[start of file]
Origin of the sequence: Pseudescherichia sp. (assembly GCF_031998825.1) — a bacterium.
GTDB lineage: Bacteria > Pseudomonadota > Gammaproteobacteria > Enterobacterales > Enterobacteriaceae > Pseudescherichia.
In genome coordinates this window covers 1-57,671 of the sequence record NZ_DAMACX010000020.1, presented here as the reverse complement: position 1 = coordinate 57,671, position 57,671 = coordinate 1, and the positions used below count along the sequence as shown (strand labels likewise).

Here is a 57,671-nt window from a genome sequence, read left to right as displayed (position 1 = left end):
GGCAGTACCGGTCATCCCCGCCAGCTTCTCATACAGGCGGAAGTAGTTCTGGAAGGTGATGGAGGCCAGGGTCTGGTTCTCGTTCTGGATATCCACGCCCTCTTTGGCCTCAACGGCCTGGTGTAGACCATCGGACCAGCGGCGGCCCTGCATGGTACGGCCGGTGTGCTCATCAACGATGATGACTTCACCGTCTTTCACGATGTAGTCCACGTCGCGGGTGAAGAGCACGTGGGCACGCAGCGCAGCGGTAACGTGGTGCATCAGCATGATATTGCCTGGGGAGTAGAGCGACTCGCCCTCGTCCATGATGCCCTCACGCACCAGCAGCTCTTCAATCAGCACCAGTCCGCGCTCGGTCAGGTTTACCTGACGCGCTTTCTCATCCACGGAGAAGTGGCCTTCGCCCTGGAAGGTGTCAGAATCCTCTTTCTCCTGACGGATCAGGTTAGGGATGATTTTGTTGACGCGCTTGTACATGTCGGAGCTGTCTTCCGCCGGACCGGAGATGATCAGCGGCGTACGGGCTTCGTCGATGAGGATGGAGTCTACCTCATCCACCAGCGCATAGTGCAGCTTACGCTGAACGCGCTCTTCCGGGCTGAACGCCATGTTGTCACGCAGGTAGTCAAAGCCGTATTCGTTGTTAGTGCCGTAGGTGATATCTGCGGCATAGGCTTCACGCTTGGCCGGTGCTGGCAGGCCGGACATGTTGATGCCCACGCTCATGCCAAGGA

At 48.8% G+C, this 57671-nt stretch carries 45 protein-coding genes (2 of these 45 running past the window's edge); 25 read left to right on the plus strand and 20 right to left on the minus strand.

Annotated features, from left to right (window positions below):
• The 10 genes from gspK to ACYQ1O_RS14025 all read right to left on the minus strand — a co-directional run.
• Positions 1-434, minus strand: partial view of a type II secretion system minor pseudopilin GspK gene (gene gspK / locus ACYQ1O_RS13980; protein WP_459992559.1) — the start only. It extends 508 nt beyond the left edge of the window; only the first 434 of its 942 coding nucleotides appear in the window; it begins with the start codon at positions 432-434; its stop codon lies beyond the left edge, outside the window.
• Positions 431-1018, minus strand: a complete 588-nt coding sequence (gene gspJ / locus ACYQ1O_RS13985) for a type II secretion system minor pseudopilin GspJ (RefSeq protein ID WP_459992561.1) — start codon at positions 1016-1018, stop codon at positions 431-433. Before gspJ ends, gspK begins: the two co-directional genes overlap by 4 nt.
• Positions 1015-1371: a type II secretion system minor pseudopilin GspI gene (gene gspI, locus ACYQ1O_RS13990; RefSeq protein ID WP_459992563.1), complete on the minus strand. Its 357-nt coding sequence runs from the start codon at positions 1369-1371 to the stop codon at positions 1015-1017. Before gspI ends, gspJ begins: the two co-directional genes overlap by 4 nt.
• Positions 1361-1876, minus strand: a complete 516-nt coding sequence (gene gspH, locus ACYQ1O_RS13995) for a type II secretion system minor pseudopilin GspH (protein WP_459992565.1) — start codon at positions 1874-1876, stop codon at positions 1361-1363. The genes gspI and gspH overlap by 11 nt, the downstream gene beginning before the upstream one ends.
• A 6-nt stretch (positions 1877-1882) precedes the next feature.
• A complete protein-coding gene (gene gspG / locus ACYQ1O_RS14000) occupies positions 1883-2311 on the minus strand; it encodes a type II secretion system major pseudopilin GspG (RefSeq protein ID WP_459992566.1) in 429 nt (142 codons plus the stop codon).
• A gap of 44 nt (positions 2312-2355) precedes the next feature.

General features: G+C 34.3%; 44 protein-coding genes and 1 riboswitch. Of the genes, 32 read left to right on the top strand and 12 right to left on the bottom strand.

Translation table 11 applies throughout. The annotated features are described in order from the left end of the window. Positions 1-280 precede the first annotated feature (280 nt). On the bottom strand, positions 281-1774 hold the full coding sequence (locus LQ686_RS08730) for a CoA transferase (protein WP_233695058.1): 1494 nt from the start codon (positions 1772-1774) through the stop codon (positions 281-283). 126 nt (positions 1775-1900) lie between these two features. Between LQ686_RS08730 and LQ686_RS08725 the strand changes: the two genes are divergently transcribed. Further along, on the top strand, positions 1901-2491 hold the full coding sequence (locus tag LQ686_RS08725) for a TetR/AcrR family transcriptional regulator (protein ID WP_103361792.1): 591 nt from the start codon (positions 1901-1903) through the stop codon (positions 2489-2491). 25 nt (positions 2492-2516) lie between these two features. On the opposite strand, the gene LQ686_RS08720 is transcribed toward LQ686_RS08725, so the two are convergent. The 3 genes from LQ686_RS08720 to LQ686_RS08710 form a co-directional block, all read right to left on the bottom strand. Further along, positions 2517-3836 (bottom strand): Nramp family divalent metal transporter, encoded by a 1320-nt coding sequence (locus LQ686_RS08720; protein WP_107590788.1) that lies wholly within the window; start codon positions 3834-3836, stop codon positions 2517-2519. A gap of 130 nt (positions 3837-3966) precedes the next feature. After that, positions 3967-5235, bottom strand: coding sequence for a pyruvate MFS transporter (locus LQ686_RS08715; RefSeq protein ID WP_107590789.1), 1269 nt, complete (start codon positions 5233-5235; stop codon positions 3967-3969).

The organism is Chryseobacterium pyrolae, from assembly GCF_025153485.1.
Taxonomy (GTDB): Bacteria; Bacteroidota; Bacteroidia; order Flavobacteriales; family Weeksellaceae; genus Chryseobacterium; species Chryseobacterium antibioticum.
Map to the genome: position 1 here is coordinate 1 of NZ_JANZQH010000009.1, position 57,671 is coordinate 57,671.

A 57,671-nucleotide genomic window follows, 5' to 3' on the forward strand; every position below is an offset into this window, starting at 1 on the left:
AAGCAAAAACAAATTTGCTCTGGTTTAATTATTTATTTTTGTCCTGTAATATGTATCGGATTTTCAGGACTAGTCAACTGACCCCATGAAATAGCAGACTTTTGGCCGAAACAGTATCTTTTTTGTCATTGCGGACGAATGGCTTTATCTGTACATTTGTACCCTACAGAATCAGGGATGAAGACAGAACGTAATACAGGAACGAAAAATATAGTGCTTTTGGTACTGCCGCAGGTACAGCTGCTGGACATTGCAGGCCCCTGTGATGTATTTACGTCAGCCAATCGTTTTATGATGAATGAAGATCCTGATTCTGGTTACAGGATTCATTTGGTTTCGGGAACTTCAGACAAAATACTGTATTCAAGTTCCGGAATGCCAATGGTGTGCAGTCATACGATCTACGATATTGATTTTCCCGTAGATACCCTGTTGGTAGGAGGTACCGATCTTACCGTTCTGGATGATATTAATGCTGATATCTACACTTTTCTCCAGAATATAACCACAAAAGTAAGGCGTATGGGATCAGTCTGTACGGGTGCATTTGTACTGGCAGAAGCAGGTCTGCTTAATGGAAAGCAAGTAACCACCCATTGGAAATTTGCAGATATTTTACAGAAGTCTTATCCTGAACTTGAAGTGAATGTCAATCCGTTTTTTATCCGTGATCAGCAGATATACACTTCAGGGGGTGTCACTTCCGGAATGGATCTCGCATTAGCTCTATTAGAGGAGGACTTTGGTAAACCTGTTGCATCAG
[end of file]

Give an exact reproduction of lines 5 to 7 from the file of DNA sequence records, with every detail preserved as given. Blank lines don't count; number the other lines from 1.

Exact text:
GGCAGTACCGGTCATCCCCGCCAGCTTCTCATACAGGCGGAAGTAGTTCTGGAAGGTGATGGAGGCCAGGGTCTGGTTCTCGTTCTGGATATCCACGCCCTCTTTGGCCTCAACGGCCTGGTGTAGACCATCGGACCAGCGGCGGCCCTGCATGGTACGGCCGGTGTGCTCATCAACGATGATGACTTCACCGTCTTTCACGATGTAGTCCACGTCGCGGGTGAAGAGCACGTGGGCACGCAGCGCAGCGGTAACGTGGTGCATCAGCATGATATTGCCTGGGGAGTAGAGCGACTCGCCCTCGTCCATGATGCCCTCACGCACCAGCAGCTCTTCAATCAGCACCAGTCCGCGCTCGGTCAGGTTTACCTGACGCGCTTTCTCATCCACGGAGAAGTGGCCTTCGCCCTGGAAGGTGTCAGAATCCTCTTTCTCCTGACGGATCAGGTTAGGGATGATTTTGTTGACGCGCTTGTACATGTCGGAGCTGTCTTCCGCCGGACCGGAGATGATCAGCGGCGTACGGGCTTCGTCGATGAGGATGGAGTCTACCTCATCCACCAGCGCATAGTGCAGCTTACGCTGAACGCGCTCTTCCGGGCTGAACGCCATGTTGTCACGCAGGTAGTCAAAGCCGTATTCGTTGTTAGTGCCGTAGGTGATATCTGCGGCATAGGCTTCACGCTTGGCCGGTGCTGGCAGGCCGGACATGTTGATGCCCACGCTCATGCCAAGGA

At 48.8% G+C, this 57671-nt stretch carries 45 protein-coding genes (2 of these 45 running past the window's edge); 25 read left to right on the plus strand and 20 right to left on the minus strand.

Annotated features, from left to right (window positions below):